Hewlett-Packard has revamped its BladeSystem, with a new architecture that improves the management and virtualisation capabilities of its blades and incorporates some of the technology capabilities used in its NonStop fault-tolerant servers.
HP also sees blades as becoming a dominant datacentre technology for users.
“The new architecture will drive a new agenda to blade everything,” says Anne Livermore, HP’s executive vice president. HP itself is reducing 85 datacentres to six located in three cities, as part of an internal IT efficiency drive.
HP BladeSystem c-Class, announced today, will replace HP’s existing p-Class blade.
The company will continue to produce blades for the p-Class series through to 2007 and will support the series through to 2012.
The system will initially ship in July, with Intel’s latest dual-core processors. HP plans to add AMD’s Opteron processors by September and Itanium processors by the end of the year.
In the next few years, HP will produce a blade version of its NonStop system, says Scott Stallard, senior vice president and general manager of enterprise servers and storage. However, he says putting the fault-tolerant system on specially made Itanium blades with redundant capability “completely changes the economics for NonStop” and will broaden use of a system primarily used by the financial services and emergency services sectors today.
The c-Class server incorporates NonStop capabilities that allow users to add new connections and update systems without having to take other systems down.
In its BladeSystem revamp HP is putting more blades in a small chassis, in keeping with the trend towards smaller and denser systems. But it has also added extensive power and cooling management, and has included capabilities to control the amount of power the processor needs, plus a water-heat exchanger that can remove heat. Some of the management additions seem simple, such as LCD screens for monitoring the system, which is similar in concept to that featured on the company’s printers.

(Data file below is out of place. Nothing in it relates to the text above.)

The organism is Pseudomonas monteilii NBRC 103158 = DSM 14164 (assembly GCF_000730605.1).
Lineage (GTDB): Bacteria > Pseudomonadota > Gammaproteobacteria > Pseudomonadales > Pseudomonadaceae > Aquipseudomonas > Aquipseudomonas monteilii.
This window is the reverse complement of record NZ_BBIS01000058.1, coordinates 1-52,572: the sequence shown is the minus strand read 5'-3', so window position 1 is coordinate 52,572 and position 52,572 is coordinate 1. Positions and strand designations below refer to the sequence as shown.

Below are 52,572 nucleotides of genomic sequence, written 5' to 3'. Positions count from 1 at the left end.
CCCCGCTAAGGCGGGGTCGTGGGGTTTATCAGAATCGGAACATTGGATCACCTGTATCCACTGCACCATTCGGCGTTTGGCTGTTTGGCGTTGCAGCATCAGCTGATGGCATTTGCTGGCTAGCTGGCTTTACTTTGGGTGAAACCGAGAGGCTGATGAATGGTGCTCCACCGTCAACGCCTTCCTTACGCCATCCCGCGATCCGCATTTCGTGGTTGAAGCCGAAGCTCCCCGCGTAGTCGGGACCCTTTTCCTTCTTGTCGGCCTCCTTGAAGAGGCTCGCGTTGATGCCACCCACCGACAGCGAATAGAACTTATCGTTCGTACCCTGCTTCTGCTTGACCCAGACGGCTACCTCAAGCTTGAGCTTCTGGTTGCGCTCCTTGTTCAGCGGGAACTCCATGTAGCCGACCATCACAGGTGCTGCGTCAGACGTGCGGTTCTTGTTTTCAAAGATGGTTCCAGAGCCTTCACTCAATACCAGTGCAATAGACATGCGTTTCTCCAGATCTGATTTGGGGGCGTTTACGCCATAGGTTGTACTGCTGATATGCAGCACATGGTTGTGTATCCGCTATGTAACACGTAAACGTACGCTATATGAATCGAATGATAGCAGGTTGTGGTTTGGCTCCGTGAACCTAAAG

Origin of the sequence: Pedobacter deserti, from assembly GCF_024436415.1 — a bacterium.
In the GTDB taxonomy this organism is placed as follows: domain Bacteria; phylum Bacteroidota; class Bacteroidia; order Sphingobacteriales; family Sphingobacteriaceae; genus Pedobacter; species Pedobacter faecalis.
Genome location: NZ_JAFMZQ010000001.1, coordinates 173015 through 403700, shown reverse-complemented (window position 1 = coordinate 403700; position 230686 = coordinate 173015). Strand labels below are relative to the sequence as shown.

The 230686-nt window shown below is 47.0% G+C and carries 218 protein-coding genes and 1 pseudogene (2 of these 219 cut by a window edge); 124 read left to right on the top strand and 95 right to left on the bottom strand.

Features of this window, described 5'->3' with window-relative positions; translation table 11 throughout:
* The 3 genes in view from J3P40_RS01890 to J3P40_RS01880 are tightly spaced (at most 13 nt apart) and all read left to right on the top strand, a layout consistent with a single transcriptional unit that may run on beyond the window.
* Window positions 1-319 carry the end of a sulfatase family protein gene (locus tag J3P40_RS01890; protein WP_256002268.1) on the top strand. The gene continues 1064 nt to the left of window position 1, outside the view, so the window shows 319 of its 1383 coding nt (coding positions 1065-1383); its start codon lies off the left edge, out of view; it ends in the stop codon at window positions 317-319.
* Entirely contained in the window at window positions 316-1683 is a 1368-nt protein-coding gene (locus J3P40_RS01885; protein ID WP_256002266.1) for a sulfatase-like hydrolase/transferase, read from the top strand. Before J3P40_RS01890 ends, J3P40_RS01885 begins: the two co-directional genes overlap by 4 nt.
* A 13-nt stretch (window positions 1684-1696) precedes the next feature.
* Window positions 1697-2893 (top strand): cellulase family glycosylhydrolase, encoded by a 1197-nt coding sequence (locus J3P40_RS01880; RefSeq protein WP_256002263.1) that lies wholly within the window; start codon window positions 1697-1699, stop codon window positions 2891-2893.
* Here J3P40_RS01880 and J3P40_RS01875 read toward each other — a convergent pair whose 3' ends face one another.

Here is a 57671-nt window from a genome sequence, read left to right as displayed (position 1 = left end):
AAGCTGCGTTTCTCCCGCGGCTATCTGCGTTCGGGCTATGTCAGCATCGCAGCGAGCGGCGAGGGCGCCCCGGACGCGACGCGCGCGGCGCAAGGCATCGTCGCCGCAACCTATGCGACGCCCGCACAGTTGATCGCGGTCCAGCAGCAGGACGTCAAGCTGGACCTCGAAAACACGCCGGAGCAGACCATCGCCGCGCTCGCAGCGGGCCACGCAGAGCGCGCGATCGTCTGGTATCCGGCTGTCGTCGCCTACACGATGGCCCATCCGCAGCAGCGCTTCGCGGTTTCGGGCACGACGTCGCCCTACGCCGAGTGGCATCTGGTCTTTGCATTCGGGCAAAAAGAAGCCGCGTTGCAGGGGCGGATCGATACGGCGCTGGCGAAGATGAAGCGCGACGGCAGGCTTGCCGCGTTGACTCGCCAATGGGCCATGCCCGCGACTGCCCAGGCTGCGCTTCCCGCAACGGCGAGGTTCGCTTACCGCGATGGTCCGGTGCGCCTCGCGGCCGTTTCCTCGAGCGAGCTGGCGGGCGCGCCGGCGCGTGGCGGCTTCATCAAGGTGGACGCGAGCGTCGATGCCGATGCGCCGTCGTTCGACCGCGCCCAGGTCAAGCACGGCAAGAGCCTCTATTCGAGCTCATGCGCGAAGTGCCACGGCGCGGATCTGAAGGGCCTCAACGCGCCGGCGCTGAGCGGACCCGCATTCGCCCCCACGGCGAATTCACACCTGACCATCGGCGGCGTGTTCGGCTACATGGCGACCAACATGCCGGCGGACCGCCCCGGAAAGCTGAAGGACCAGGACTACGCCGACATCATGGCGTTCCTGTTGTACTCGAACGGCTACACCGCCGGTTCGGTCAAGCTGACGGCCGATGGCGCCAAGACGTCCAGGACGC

One HP blade user, Kevin Donnellan, director of enterprise infrastructure services at the Screen Actors Guild in Los Angeles, says he is looking to simplify his environment and the LCD screens will be a help.
“If they can really work, they are going to be a great boon to my administrators,” he says. “A visual display really does help a lot.”
Donnellan has been moving from rack-mounted to blade servers, and can do it for most applications. There are a few applications, however, such as the voice-response system used with the group’s telephone service, that can’t work on a blade.
The management capabilities include improved integration with other servers, as well as storage that allows virtualisation and management from one environment.
“The c-Class blades should [mean] a lot easier management,” Donnellan says.
While he hasn’t tested the system yet, he says from what he knows about the management controls and tools, he should be able to manage more blades without increasing staff.
Donnellan says he’s gone from 20 blades running the Windows operating system to about 70 blades over the past three years, and has been able to manage those systems without increasing his number of Windows systems administrators.
Large vendors are producing new blade systems with improved management and power-cooling capabilities. That’s not surprising considering that Livermore says the market is projected to grow from about US$3 billion (NZ$4.8 billion) today to about US$10 billion by the end of the decade.